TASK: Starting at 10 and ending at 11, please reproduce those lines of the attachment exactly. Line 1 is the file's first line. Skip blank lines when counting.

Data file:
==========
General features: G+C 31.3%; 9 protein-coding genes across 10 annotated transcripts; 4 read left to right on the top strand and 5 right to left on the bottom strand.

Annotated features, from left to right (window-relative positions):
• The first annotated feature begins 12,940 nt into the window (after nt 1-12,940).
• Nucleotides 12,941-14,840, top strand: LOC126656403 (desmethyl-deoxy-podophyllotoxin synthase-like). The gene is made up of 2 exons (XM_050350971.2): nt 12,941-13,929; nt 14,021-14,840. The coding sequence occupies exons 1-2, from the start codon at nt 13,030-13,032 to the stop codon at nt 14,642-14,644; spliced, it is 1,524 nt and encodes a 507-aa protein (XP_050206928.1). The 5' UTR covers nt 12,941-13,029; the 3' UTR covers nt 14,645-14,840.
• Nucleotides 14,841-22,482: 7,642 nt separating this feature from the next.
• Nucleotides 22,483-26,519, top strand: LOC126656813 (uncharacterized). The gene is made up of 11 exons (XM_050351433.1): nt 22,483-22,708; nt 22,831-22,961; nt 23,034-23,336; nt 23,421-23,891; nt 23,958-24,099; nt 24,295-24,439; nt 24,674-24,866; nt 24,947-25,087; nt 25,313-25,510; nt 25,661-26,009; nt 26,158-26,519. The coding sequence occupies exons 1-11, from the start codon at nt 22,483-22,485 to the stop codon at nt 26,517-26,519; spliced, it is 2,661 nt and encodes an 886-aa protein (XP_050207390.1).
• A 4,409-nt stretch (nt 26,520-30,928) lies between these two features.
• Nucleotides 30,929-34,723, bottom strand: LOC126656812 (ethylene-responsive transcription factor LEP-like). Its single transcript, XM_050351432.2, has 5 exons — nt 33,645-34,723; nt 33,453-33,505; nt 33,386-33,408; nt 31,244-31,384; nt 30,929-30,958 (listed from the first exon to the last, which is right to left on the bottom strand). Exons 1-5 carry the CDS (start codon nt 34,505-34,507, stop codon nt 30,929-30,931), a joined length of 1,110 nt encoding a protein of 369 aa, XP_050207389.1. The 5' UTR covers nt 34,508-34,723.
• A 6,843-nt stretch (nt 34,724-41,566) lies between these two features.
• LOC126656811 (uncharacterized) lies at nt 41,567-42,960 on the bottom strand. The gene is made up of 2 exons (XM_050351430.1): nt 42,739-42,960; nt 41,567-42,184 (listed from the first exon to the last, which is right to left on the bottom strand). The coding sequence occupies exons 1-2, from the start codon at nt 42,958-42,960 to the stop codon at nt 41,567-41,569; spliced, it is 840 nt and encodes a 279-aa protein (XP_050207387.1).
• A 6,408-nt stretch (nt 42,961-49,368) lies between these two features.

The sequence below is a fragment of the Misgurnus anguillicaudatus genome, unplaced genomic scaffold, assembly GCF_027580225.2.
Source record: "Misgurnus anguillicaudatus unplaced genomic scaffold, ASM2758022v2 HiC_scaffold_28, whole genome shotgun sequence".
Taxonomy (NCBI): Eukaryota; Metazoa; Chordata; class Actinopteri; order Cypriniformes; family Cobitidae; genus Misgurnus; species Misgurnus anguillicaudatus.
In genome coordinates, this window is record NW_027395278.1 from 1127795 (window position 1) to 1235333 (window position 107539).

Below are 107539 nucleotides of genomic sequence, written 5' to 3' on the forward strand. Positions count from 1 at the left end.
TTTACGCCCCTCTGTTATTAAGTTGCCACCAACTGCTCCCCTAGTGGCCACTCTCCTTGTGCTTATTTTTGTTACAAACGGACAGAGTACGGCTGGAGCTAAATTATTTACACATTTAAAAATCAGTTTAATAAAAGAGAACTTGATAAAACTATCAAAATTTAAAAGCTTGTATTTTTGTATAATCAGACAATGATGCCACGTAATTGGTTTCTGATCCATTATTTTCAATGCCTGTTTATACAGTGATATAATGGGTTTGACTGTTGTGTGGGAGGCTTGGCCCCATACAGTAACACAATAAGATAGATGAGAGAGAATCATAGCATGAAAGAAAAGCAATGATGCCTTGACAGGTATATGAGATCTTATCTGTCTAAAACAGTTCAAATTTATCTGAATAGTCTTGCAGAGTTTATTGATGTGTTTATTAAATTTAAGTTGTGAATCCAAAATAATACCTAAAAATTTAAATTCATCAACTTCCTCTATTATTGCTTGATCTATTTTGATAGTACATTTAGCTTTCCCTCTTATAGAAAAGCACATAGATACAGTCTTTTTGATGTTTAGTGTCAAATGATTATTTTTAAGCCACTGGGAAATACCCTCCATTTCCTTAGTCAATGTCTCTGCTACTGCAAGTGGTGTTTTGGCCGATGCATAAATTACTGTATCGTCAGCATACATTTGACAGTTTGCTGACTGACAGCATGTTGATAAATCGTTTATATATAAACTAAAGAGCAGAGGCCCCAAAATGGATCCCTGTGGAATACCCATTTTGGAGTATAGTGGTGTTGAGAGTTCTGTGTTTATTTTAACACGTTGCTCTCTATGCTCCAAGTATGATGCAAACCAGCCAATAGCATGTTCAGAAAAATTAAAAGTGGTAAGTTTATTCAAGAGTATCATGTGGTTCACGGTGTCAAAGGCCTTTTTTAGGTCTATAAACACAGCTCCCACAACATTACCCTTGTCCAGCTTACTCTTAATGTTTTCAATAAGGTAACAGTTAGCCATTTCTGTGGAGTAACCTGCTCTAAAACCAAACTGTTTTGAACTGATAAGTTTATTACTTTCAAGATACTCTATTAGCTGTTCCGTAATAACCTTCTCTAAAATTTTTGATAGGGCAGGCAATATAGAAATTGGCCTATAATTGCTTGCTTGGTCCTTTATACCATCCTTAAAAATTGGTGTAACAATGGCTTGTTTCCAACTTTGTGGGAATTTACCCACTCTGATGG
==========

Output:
• LOC126656811 (uncharacterized) lies at nt 41,567-42,960 on the bottom strand. The gene is made up of 2 exons (XM_050351430.1): nt 42,739-42,960; nt 41,567-42,184 (listed from the first exon to the last, which is right to left on the bottom strand). The coding sequence occupies exons 1-2, from the start codon at nt 42,958-42,960 to the stop codon at nt 41,567-41,569; spliced, it is 840 nt and encodes a 279-aa protein (XP_050207387.1).
• A 6,408-nt stretch (nt 42,961-49,368) lies between these two features.